Help other customers find the most helpful reviews 
Was this review helpful to you? Yes No


1 of 1 people found the following review helpful
4.0 out of 5 stars Gross, but engrossing, 12 May 2011
By 
Jeremy Walton (Sidmouth, UK) - See all my reviews
(VINE VOICE)    (TOP 1000 REVIEWER)    (REAL NAME)   
This review is from: The Histories of Gargantua and Pantagruel (Classics) (Paperback)
Here's a book in which the name of one of the main characters has given us a synonym for "enormous", whilst the author's name has spawned an adjective for coarse humour or bold caricature (which I came across most recently in the title track of Donald Fagen's Morph the Cat). Rabelais was a monk and physician who lived in sixteenth century France, and who took aim at oppressive religious and civil forces, pomposity and humbug of all kinds in this classic of world literature. One of its most well-known sections is a description of the so-called Abbey of Thélème, which Rabelais presents as a utopia (with the motto 'Do What Thou Wilt') in order to critique society and the state of the church; this imaginary institution may have also formed the inspiration for Francis Dashwood's Hellfire Club and Aleister Crowley's Thelema religion.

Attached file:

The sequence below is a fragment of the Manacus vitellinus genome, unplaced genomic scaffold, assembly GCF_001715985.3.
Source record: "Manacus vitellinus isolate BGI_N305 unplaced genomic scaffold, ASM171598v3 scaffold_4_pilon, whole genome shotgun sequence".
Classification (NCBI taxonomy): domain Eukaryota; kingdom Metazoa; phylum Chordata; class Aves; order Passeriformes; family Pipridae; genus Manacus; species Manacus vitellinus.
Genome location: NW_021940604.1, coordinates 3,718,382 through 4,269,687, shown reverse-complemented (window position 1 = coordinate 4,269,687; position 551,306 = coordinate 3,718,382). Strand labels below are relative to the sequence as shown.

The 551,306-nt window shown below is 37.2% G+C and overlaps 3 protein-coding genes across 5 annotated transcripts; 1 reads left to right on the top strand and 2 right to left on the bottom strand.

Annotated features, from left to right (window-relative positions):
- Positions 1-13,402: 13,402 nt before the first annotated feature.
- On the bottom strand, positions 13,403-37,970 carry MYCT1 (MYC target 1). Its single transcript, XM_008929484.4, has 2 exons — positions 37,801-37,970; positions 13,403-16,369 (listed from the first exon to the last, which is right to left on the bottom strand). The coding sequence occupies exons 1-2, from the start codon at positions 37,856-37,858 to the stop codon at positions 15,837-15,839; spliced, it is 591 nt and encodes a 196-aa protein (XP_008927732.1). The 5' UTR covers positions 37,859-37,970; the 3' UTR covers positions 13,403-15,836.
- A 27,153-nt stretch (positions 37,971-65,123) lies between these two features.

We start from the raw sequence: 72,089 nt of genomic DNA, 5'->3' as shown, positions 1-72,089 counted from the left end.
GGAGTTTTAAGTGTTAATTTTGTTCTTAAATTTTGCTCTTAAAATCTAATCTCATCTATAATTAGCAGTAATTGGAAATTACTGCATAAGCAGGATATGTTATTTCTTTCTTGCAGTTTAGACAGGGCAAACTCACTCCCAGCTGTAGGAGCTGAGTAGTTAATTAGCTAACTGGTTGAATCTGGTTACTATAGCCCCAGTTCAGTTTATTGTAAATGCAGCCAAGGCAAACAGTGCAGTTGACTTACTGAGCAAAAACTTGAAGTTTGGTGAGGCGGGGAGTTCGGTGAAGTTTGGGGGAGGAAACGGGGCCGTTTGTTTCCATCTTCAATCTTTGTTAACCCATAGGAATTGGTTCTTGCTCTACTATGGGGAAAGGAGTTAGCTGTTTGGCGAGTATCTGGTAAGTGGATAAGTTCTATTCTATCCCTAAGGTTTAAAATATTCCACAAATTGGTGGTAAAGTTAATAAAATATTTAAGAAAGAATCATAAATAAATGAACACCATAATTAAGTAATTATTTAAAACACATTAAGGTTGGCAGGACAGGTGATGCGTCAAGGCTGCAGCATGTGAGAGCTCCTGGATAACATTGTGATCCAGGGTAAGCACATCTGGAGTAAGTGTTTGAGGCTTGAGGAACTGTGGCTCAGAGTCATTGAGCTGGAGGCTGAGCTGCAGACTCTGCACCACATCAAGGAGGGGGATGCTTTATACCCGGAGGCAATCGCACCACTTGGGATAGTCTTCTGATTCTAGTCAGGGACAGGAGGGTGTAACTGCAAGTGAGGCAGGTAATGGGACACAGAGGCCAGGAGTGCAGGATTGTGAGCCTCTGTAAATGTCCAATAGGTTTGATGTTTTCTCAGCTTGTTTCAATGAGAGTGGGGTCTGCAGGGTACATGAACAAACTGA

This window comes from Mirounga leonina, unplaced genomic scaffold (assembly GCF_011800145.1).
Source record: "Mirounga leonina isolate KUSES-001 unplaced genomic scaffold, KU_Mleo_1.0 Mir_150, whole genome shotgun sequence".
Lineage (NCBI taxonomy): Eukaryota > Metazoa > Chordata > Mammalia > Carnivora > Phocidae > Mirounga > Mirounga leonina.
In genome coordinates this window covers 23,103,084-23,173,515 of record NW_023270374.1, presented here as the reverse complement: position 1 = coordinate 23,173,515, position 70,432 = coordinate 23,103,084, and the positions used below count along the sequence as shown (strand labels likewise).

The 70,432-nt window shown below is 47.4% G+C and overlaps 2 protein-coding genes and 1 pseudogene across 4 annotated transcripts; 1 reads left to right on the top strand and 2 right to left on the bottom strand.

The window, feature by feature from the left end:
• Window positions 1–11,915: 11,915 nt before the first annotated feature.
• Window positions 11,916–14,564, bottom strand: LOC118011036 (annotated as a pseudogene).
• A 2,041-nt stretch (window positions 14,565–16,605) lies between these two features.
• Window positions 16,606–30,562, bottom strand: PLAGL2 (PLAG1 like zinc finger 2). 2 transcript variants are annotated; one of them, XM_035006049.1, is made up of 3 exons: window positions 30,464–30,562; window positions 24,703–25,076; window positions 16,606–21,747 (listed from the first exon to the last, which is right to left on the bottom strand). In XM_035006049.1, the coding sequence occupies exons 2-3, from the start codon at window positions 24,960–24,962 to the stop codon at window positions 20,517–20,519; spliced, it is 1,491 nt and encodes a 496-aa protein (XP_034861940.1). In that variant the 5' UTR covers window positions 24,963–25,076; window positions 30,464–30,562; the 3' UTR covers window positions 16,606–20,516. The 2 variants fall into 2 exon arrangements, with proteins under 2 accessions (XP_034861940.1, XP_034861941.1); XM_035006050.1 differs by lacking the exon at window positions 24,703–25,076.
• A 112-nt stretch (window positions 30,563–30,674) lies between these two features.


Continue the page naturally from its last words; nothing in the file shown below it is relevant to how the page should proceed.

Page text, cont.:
The book's characters travel through a vividly-drawn grotesque world of violence, stupidity and greed in which no opportunity is lost to describe bodily functions and various types of sensual pleasure. Little attention is paid to plot, or consistency in character development; instead, there's a flood of outrageous anecdotes and adventures which come from the author's wildly original imagination, and his almost uncontrollable fascination with words. This latter quality is made manifest throughout the text in lengthy lists - which, in places, are arranged in columns that march across many pages - and that illustrate the author's propensity to (as mentioned on p17 of the introduction) "play with words as children do with pebbles; he piles them up into heaps".